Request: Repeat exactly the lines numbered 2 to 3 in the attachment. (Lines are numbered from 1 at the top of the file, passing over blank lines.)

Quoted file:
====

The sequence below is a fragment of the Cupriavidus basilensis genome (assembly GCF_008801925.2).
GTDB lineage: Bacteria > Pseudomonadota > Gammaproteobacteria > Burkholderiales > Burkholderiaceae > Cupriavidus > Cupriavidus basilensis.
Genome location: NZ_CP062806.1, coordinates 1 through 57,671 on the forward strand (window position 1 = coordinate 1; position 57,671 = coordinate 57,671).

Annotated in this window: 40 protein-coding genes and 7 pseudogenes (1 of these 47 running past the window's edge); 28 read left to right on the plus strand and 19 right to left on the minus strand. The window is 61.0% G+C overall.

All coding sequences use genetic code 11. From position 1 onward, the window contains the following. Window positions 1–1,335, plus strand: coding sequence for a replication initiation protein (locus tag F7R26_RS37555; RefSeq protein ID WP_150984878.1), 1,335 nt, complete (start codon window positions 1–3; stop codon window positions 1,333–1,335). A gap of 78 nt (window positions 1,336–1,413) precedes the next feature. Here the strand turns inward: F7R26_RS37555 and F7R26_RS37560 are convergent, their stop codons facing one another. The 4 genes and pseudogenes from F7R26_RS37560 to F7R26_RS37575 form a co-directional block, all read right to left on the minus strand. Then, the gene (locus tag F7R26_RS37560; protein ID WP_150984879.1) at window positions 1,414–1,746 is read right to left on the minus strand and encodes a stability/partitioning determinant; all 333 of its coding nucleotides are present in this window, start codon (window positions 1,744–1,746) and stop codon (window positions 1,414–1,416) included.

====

GTDB lineage: Bacteria > Pseudomonadota > Gammaproteobacteria > Burkholderiales > Burkholderiaceae > Cupriavidus > Cupriavidus basilensis.
Genome location: NZ_CP062806.1, coordinates 1 through 57,671 on the forward strand (window position 1 = coordinate 1; position 57,671 = coordinate 57,671).